Manufacturers often face increasing pressure to build scalable systems. Doing that makes companies more responsive to customer, environmental or supply chain-related changes. Scalability in manufacturing also sets the stage for better growth and resilience. Try these practical methods to achieve it.
Clarify the Desired Goals or Current Challenges
People should first identify what they want to achieve or which aspects restrict them from those goals before they start to build scalable systems. Then, it’ll be easier for them to explore the most appropriate solutions and stay motivated about the objectives.
The World Economic Forum’s Global Lighthouse Network focuses on developing, replicating and scaling manufacturing innovations while aiming to increase collaboration and learning opportunities. A participating home appliance company dealt with increased demands for customized designs, high-quality output and fast deliveries.
It responded by deploying a big data solution and advanced visual inspection technology. Those choices resulted in a 35% rise in production efficiency and a 36% increase in quality performance. Those gains could help the business scale and maintain focus on other necessities.
Prioritize Scalability in Manufacturing By Reducing Manual Tasks
When workers engage in too many manual duties, the company is likelier to reach a scalability “ceiling.” Eliminating all tasks done by hand is not necessarily possible. However, leaders should explore which responsibilities are most error-prone or time-consuming. Those likely pose the most-compelling opportunities for reducing or eliminating some manual duties.
For example, automatic liquid-filling machines enable greater output with less human intervention. Such equipment ensures each container gets enough product to reach a consistent net weight. People can also choose specific models depending on the sizes of containers they use.
When business leaders begin to build scalable systems, they should always consider worker feedback. Employees will have valuable insights about how and where to make the most meaningful improvements, and provide details about why manual processes aren’t the best way to complete all tasks.
Build Scalable Systems That Combine Humans and Technology
People often fear technological advancements, believing those improvements will eventually take their jobs. However, scalability in manufacturing is often easier when those overseeing operational changes investigate how people and machines could combine efforts for better outcomes. Such applications often happen when people use cobots.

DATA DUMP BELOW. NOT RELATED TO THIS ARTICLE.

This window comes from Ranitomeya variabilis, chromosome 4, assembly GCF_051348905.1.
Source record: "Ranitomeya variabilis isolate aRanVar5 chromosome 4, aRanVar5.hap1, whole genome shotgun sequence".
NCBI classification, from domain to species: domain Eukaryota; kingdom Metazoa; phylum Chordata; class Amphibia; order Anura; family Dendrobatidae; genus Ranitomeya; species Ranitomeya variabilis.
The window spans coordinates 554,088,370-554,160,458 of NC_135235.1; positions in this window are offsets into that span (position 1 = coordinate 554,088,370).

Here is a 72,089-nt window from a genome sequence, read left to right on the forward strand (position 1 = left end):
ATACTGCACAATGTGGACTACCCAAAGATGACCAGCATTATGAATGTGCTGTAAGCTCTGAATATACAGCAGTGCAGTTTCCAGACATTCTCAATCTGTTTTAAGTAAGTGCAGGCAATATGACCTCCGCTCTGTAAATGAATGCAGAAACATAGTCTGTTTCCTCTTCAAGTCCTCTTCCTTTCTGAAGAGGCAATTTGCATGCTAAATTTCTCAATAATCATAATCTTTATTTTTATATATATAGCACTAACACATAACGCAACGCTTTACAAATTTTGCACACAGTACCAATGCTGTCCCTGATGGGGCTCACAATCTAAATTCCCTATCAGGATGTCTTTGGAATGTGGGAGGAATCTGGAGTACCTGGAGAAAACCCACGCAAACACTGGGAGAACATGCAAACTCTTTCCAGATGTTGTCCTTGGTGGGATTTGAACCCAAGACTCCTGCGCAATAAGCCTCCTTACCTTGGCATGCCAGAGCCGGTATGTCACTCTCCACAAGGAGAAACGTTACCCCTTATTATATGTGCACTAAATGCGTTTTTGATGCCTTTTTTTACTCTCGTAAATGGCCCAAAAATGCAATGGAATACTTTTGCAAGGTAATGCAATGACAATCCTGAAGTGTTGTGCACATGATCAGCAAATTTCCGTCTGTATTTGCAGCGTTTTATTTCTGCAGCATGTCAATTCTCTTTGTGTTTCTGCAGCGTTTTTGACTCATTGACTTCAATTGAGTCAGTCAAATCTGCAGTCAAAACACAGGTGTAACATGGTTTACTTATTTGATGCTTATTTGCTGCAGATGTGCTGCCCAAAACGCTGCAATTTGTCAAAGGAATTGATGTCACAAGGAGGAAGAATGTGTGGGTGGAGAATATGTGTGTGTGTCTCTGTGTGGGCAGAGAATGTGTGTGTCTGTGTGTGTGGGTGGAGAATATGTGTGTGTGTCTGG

Consider the example of a Scandinavian food company challenged by lengthy changeover times when switching an assembly line to manufacture a different food. Adding three cobots to the businesses’ 30-person workforce made the enterprise more competitive by allowing it to become more responsive to changing customer needs.
It takes time and financial resources to bring cobots into a company. However, taking the time to do it properly and giving workers enough support as they learn a new way of working can pay off by increasing scalability in manufacturing and making other progress possible.
Investigate the Potential of 3D Printing
It’s increasingly common for people to build scalable systems featuring 3D printers. These machines have disrupted how manufacturers and others create prototypes or even make spare parts on demand.
Toyota transitioned from CNC machining to 3D printing at two Polish factories regarding assembly jigs and fixtures. This change has optimized costs and production timelines when making essential tools or spare parts. Now, people at the plant can sometimes fulfill orders in mere hours when it once took days or weeks.
Toyota’s leaders decided to pursue scalability in manufacturing by investing in a printer model that can create huge parts via single prints. It can also handle components with complex geometries.
How Will You Achieve Better Scalability?
These are some of the many practical and accessible ways you can improve scalability in manufacturing. However, efforts to build scalable systems could span months or longer. It’s better to plan the timeline thoroughly and set measurable targets and milestones than rush the process.